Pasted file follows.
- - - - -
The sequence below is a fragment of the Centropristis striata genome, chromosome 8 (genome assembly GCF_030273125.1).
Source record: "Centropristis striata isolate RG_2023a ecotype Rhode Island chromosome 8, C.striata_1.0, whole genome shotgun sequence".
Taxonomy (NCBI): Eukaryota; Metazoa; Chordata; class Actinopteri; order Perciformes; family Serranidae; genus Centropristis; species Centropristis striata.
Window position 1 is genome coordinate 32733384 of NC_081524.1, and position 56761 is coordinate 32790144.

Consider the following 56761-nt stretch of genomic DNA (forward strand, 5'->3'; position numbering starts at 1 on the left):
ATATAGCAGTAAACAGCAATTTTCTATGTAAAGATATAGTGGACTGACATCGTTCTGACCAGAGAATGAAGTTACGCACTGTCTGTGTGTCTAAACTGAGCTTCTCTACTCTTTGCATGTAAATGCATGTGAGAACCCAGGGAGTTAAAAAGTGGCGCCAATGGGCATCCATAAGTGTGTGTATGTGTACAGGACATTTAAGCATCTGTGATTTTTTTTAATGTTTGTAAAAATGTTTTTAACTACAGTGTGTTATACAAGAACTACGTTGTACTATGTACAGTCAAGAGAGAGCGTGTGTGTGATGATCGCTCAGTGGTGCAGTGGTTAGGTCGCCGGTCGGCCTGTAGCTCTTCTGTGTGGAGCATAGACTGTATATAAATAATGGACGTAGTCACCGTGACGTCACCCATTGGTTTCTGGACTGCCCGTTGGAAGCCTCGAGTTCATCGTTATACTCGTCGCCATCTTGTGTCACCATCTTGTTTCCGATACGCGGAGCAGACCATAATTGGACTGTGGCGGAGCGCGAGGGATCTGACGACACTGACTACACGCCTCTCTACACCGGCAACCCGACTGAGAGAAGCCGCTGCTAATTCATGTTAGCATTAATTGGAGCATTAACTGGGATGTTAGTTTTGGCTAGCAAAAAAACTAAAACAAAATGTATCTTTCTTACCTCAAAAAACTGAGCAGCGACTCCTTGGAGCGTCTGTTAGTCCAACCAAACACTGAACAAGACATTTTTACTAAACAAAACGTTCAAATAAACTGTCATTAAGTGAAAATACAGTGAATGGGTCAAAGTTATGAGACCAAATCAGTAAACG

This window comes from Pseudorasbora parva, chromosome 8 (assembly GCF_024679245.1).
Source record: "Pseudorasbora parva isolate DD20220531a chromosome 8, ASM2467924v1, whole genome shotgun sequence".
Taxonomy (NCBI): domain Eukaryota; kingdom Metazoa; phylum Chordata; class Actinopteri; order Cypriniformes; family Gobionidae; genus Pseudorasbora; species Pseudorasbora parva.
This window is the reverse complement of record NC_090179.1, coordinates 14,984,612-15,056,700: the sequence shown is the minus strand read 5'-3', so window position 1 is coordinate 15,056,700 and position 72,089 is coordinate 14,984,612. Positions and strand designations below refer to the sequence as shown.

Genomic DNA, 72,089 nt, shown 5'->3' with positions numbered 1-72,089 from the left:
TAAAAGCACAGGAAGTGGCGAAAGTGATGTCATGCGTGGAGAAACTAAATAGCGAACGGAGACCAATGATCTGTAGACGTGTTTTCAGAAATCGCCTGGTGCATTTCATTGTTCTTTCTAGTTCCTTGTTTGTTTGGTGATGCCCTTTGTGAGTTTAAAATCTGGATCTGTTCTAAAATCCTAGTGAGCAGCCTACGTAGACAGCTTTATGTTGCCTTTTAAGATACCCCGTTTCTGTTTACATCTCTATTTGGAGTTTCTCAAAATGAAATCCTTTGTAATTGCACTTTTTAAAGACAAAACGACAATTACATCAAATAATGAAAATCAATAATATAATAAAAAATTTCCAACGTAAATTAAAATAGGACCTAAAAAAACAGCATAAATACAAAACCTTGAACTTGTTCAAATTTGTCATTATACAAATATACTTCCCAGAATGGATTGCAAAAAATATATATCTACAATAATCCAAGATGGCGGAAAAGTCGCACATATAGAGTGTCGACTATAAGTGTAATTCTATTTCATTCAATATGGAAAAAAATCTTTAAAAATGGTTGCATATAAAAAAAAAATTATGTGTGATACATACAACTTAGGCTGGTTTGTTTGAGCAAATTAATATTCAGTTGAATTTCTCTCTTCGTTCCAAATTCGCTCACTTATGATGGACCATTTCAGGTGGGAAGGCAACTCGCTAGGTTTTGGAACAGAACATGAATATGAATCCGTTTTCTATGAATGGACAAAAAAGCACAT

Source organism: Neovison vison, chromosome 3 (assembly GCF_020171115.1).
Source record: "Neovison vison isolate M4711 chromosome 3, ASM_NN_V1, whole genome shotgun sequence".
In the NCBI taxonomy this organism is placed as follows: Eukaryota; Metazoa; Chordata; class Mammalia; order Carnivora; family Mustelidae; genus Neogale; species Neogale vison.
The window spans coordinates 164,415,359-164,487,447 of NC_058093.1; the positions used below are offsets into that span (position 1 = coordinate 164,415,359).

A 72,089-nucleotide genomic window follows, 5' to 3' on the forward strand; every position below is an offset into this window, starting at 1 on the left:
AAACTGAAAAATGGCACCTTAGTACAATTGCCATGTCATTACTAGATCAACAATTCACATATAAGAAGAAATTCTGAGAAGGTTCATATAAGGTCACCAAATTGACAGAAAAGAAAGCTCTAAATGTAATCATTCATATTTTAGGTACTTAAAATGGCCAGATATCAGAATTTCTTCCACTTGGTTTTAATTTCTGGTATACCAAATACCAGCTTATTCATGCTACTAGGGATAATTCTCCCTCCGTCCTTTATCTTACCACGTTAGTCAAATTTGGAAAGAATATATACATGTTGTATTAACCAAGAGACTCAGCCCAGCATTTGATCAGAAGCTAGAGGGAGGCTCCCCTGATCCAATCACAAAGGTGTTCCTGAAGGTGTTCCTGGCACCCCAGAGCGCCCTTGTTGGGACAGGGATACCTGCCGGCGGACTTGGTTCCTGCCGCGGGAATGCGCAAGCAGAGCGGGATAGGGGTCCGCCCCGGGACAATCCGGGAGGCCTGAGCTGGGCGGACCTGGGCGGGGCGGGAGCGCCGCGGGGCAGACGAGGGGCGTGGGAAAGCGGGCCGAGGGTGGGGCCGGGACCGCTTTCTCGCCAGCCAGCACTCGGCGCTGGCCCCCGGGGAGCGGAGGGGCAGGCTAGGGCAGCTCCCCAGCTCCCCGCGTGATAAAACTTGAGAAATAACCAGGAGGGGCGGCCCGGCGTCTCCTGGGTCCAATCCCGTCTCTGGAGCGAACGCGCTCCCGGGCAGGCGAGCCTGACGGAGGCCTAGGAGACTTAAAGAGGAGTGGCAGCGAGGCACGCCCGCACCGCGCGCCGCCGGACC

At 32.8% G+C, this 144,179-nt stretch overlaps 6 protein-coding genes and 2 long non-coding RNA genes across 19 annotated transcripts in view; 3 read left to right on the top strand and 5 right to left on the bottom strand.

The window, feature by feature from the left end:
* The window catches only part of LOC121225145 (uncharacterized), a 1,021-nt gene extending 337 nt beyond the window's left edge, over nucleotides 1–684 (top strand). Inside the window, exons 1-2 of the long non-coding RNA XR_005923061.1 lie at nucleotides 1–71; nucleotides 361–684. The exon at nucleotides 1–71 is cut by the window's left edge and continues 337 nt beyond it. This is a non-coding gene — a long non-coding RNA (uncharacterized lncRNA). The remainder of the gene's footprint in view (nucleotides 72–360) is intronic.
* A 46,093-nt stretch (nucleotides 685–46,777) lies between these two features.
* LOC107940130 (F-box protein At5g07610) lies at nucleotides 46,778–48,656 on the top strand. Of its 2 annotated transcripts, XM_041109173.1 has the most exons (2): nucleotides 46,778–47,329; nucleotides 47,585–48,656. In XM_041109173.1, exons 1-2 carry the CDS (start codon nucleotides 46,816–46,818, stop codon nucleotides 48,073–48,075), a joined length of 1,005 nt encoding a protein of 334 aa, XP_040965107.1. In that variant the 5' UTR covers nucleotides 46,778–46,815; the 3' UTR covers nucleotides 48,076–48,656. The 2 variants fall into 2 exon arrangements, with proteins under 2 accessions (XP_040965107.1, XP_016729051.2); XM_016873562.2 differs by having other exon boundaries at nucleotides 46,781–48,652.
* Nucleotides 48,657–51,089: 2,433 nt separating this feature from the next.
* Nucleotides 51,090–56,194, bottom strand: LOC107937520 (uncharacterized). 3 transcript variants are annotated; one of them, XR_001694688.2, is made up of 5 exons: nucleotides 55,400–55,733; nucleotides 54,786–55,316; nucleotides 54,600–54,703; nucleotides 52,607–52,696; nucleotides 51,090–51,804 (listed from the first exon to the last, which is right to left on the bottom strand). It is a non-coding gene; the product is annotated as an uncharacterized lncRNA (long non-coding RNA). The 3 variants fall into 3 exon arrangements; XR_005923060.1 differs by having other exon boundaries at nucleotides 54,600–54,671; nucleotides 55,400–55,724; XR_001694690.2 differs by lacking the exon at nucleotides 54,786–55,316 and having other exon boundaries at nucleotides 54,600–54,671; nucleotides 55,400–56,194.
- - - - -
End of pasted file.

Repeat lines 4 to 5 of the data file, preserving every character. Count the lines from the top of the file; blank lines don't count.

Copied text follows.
Window position 1 is genome coordinate 32733384 of NC_081524.1, and position 56761 is coordinate 32790144.

Consider the following 56761-nt stretch of genomic DNA (forward strand, 5'->3'; position numbering starts at 1 on the left):